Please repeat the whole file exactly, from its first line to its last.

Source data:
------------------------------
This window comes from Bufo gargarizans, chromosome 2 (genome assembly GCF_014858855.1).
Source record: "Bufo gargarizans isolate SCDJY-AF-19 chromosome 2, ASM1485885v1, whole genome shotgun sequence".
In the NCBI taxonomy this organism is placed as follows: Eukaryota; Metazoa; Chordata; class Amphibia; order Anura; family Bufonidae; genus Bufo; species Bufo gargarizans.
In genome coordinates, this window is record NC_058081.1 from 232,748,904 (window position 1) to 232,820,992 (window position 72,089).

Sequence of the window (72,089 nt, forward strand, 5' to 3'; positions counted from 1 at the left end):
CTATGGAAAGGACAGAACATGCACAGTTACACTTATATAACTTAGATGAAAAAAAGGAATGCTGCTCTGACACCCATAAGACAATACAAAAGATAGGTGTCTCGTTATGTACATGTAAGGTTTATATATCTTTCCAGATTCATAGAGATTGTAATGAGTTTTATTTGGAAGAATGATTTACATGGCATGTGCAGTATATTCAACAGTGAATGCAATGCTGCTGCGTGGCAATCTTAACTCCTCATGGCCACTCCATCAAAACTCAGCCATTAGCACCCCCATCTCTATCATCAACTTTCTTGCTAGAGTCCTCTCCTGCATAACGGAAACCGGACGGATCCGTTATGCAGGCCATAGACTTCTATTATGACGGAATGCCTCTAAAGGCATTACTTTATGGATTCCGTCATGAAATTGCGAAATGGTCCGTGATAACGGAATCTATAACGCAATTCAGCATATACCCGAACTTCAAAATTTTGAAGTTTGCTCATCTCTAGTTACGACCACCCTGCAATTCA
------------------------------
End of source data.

This window comes from Bufo gargarizans, chromosome 2 (genome assembly GCF_014858855.1).
Source record: "Bufo gargarizans isolate SCDJY-AF-19 chromosome 2, ASM1485885v1, whole genome shotgun sequence".
In the NCBI taxonomy this organism is placed as follows: Eukaryota; Metazoa; Chordata; class Amphibia; order Anura; family Bufonidae; genus Bufo; species Bufo gargarizans.
In genome coordinates, this window is record NC_058081.1 from 232,748,904 (window position 1) to 232,820,992 (window position 72,089).

Sequence of the window (72,089 nt, forward strand, 5' to 3'; positions counted from 1 at the left end):
CTATGGAAAGGACAGAACATGCACAGTTACACTTATATAACTTAGATGAAAAAAAGGAATGCTGCTCTGACACCCATAAGACAATACAAAAGATAGGTGTCTCGTTATGTACATGTAAGGTTTATATATCTTTCCAGATTCATAGAGATTGTAATGAGTTTTATTTGGAAGAATGATTTACATGGCATGTGCAGTATATTCAACAGTGAATGCAATGCTGCTGCGTGGCAATCTTAACTCCTCATGGCCACTCCATCAAAACTCAGCCATTAGCACCCCCATCTCTATCATCAACTTTCTTGCTAGAGTCCTCTCCTGCATAACGGAAACCGGACGGATCCGTTATGCAGGCCATAGACTTCTATTATGACGGAATGCCTCTAAAGGCATTACTTTATGGATTCCGTCATGAAATTGCGAAATGGTCCGTGATAACGGAATCTATAACGCAATTCAGCATATACCCGAACTTCAAAATTTTGAAGTTTGCTCATCTCTAGTTACGACCACCCTGCAATTCA